Atop the tallest building in Pandemonium, a metal garden blooms and cuts as a woman watches her daughters in a world she can never touch. In a museum dedicated to the articles clutched by the unfortunate at death, a fallen angel oversees the collection of lost souls. And in a room, carefully insulated from the heat of the furnace, sits a girl. Who waits.
Until she meets a boy intent on destroying himself. Until her brother leaves her for a life their kind isn’t meant to have. Until her brother goes missing.
Then, for the first time, she’ll have to venture to Earth and find out if she’s truly her mother’s daughter, or if she’s better, her brother’s sister.
But only if the Angel of Death doesn’t kill her first.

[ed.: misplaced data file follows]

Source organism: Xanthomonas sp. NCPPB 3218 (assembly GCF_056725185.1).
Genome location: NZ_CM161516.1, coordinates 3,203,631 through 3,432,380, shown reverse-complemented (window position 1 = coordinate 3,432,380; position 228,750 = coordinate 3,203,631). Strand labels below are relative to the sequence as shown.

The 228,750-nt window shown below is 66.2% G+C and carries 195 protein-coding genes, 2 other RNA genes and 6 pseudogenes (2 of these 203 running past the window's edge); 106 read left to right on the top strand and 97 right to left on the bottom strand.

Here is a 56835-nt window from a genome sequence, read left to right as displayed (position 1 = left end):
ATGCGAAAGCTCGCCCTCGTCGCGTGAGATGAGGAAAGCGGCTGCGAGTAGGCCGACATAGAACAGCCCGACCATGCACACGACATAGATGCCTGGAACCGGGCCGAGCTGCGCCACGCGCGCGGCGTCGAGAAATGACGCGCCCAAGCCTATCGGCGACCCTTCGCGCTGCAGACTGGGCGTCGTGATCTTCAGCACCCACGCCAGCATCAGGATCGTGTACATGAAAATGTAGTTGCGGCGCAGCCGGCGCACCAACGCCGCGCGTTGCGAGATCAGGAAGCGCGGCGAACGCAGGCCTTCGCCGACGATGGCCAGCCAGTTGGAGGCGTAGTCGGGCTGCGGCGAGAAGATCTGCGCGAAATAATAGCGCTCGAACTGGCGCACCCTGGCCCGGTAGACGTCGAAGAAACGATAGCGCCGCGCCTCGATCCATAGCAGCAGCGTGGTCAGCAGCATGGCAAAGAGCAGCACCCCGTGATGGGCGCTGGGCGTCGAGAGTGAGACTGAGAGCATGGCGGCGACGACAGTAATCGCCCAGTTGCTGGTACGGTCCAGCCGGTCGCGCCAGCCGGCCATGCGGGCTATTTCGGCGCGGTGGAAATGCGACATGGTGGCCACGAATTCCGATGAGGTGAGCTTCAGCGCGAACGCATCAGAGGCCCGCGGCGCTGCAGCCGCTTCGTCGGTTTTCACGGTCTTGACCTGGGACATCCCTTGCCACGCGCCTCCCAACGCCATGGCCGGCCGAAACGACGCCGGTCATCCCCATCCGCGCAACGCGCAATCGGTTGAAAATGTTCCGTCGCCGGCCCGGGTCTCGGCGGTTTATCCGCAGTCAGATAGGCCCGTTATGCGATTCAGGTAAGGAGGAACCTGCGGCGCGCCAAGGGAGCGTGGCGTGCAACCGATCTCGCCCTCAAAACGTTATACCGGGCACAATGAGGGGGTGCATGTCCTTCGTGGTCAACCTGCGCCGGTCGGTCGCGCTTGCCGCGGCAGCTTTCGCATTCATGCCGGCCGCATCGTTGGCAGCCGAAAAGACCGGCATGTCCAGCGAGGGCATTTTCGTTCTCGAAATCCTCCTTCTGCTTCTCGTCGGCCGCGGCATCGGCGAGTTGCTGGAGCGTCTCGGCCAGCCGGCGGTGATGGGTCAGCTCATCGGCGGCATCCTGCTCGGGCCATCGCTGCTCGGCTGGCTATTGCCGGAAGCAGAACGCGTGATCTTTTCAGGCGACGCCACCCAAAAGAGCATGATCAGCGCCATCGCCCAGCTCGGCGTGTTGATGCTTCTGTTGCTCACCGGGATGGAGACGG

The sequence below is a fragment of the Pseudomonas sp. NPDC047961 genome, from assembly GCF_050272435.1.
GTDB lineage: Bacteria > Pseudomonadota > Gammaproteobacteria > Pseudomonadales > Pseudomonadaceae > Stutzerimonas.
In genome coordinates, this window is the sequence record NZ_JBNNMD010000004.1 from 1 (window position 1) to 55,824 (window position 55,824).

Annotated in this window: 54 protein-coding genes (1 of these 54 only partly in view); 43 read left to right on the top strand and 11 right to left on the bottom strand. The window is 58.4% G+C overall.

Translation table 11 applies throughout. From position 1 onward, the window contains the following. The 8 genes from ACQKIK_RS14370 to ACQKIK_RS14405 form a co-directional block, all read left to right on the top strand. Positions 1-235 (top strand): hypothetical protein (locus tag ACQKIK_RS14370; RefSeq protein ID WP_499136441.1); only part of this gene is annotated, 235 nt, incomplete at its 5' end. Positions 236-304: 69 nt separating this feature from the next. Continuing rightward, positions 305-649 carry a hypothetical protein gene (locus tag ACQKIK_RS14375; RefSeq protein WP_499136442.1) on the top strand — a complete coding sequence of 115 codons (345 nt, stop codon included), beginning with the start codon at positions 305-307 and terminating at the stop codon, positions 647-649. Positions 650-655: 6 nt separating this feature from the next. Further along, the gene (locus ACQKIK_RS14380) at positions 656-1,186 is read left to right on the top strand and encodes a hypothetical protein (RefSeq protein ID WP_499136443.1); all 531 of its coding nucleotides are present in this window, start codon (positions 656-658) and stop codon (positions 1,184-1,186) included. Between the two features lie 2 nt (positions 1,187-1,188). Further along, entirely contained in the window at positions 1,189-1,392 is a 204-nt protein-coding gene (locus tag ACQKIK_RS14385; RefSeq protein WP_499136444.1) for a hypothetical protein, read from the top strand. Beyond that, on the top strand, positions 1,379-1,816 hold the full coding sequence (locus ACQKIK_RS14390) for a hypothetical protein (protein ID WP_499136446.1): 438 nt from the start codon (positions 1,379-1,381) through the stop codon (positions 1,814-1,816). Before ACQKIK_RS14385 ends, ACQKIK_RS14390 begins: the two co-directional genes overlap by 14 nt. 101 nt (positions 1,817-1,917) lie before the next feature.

“Once, my mother told a whole host of angels that she’d rather die than go back to a man she didn’t love.”
So begins Daphne’s story, as she tells us of how her mother Lilith walked away from Adam and the Garden of Eden, how her father Lucifer fell from heaven, or Pandemonium and the fragile sense of time that a few struggle to carve out of days that blur together with no proportion to the human world. She isn’t like her mother, passionate and cold, or like her mother’s other daughters, the Lilim, who prey on the human men of Earth like succubi. She isn’t even particularly like her beloved older brother Obie, son of Lilith and Adam, who goes to Earth to try to save the lost ones, half-angels who careen their way through life as broken dolls and all too often end up in the arrival terminal in Hell. Daphne simply is, with no purpose or calling, no sense that it may ever change.